Unknown Strongman #2

Posted on Thursday, March 15th, 2012 by John Wood

Unknown Strongman #2

Here’s another good example of an unknown strongman, whose name and feats are unfortunately lost to the sands of time. This fellow is obviously a big fan of barrel lifting and blockweights or kettlebells. Notice that while his arms are not particularly large his forearm development is exceptional — no doubt the result of lifting, heavy, awkward objects.

UPDATE: Unknown no more! He is Signor Dondretti, Iron Jaw Athlete and contortionist – he performed with the King & Franklin’s New Colossal Shows in the late 1800s and lifted a 1000 lb. horse with his teeth!

All Contents, Including Images and Text, Copyright © 2005-2019 by John Wood and Thunderdome Media Inc., Not to be reproduced without permission, All Rights Reserved
Author: John Wood. All contents, including images and text, copyright © 2005-2019 by John Wood and Thunderdome Media Inc. Not to be reproduced without permission. All rights reserved. We will most likely grant permission but please contact us if you would like to repost. IMPORTANT: Equipment and books, courses etc. pictured in blog posts are generally not available for sale unless specifically noted.

“The Amazing Samson” Alexander Zass

Posted on Wednesday, December 14th, 2011 by John Wood

Alexander Zass - The Amazing Samson

As far as Oldtime Strongmen go, few were more impressive than “The Amazing Samson” Alexander Zass. Bending and breaking nails… twisting horse shoes …driving nails by hand… supporting feats… scrolling steel… breaking chains… teeth lifting… carrying horses or pianos on his back… Samson did it all. Interestingly, Zass attributed much of his strength and development to isometric training.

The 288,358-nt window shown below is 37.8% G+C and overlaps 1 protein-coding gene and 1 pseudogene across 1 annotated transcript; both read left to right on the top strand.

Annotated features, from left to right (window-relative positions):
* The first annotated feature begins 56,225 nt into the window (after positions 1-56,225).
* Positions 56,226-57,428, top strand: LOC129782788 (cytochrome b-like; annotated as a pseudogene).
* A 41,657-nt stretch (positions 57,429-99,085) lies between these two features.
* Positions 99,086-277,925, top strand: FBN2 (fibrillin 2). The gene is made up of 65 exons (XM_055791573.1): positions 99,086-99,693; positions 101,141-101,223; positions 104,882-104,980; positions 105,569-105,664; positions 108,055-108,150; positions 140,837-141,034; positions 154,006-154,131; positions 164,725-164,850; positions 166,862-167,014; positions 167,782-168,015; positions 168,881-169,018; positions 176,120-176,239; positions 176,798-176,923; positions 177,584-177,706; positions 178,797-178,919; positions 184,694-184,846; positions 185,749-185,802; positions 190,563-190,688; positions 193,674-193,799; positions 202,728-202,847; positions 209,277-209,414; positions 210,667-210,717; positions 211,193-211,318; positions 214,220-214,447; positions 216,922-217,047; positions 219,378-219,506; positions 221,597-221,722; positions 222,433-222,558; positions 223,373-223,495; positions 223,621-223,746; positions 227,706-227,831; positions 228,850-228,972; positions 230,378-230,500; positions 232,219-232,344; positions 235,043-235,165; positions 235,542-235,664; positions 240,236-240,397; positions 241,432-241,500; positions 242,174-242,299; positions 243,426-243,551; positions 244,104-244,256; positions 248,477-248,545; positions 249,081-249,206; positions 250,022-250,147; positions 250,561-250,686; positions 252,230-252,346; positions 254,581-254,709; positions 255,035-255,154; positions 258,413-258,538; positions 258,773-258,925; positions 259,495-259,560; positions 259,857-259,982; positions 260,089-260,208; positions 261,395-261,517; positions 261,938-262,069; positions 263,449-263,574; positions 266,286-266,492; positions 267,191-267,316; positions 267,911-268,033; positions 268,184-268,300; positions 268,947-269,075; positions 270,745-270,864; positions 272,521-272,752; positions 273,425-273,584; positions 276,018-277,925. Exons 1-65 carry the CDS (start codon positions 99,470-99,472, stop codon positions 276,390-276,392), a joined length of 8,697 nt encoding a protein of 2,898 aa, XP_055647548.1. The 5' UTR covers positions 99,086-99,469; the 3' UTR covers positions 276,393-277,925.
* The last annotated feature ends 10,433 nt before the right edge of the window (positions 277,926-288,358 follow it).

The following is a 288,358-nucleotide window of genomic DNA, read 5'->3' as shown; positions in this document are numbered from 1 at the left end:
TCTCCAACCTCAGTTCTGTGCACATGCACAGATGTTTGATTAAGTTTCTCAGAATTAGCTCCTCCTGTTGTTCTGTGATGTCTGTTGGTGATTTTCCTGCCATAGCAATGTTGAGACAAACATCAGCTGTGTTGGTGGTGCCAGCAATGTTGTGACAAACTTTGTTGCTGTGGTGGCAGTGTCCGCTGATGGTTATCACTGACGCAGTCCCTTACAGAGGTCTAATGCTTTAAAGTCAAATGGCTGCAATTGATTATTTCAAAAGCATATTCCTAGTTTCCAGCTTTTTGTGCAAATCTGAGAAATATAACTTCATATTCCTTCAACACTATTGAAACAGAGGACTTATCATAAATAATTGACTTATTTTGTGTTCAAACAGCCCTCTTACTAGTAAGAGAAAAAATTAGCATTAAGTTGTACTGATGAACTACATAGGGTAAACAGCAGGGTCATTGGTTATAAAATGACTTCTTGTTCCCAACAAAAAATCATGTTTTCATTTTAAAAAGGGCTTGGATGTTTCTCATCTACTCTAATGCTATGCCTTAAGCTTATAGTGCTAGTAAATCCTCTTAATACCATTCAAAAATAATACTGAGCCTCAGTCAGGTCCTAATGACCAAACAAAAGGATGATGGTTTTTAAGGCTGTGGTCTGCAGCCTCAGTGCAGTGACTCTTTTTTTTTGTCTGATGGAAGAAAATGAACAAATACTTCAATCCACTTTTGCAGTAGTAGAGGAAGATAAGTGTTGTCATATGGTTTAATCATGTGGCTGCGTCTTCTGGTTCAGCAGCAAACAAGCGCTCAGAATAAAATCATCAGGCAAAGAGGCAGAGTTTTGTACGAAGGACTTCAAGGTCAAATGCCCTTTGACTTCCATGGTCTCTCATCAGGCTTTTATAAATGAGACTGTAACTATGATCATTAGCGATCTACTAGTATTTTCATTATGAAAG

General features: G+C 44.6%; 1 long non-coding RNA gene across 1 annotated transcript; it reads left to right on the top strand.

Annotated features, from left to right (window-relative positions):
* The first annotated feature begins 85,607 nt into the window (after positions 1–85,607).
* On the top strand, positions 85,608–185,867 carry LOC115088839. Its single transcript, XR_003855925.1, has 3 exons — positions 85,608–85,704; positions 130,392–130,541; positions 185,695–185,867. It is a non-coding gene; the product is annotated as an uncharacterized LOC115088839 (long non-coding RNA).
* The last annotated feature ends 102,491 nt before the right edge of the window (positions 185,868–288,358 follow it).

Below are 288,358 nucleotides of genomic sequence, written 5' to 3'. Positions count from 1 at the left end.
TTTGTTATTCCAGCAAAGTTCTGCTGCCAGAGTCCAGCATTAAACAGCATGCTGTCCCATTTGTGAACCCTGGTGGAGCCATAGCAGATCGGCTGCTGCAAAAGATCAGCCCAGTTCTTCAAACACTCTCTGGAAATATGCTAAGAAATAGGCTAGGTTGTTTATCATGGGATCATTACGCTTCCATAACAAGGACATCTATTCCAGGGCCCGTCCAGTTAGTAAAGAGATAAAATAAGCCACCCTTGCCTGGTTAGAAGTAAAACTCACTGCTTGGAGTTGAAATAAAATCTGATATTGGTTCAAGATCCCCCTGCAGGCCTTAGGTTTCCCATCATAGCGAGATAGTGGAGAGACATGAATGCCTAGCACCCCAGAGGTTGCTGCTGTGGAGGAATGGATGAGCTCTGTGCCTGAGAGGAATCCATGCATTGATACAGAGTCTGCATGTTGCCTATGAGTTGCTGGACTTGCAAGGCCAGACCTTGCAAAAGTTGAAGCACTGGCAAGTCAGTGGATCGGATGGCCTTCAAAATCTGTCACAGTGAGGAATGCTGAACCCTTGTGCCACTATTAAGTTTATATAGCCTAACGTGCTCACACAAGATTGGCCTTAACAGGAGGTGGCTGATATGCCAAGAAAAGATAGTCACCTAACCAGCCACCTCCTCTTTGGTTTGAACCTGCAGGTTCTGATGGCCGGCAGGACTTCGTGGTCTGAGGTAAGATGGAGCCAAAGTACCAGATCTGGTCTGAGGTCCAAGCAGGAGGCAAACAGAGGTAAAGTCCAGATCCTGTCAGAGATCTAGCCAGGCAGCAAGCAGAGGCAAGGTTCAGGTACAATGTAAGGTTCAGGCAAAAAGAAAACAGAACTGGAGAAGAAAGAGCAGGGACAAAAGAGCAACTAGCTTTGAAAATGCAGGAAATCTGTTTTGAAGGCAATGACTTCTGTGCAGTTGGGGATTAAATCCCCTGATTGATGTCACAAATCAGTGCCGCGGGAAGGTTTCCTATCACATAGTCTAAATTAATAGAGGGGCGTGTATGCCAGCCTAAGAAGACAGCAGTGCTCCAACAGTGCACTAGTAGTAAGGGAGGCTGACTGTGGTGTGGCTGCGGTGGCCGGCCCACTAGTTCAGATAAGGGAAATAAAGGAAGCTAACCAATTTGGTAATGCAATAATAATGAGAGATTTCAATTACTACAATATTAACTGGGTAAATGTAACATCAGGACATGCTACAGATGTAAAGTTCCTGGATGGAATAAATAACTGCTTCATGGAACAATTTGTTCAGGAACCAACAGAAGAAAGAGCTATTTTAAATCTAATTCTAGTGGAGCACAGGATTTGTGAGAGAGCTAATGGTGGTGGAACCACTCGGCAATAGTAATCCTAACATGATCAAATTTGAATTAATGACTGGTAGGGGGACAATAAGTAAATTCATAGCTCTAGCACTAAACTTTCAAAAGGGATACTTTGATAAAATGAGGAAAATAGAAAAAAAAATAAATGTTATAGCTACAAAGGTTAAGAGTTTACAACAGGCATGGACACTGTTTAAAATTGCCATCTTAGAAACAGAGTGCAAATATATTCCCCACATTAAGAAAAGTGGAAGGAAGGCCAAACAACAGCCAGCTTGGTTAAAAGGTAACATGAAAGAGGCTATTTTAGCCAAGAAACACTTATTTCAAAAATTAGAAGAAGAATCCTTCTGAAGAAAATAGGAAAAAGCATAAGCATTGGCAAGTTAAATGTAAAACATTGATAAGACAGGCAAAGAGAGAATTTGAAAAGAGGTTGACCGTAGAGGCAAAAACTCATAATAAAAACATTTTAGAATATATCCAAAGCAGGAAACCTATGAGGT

Jaw Strength

Posted on Sunday, August 28th, 2011 by John Wood

Many of the Oldtime Strongmen used teeth lifting in their performances and also as a neck developer. If you do decide to incorporate this lift into your training, please do so safely. Here’s a classic shot of Jim Murray, managing editor of Strength and Health Magazine, using a York Barbell Company custom-made mouthpiece to lift a 200-pound dumbbell.
All Contents, Including Images and Text, Copyright © 2005-2019 by John Wood and Thunderdome Media Inc., Not to be reproduced without permission, All Rights Reserved
Author: John Wood. All contents, including images and text, copyright © 2005-2019 by John Wood and Thunderdome Media Inc. Not to be reproduced without permission. All rights reserved. We will most likely grant permission but please contact us if you would like to repost. IMPORTANT: Equipment and books, courses etc. pictured in blog posts are generally not available for sale unless specifically noted.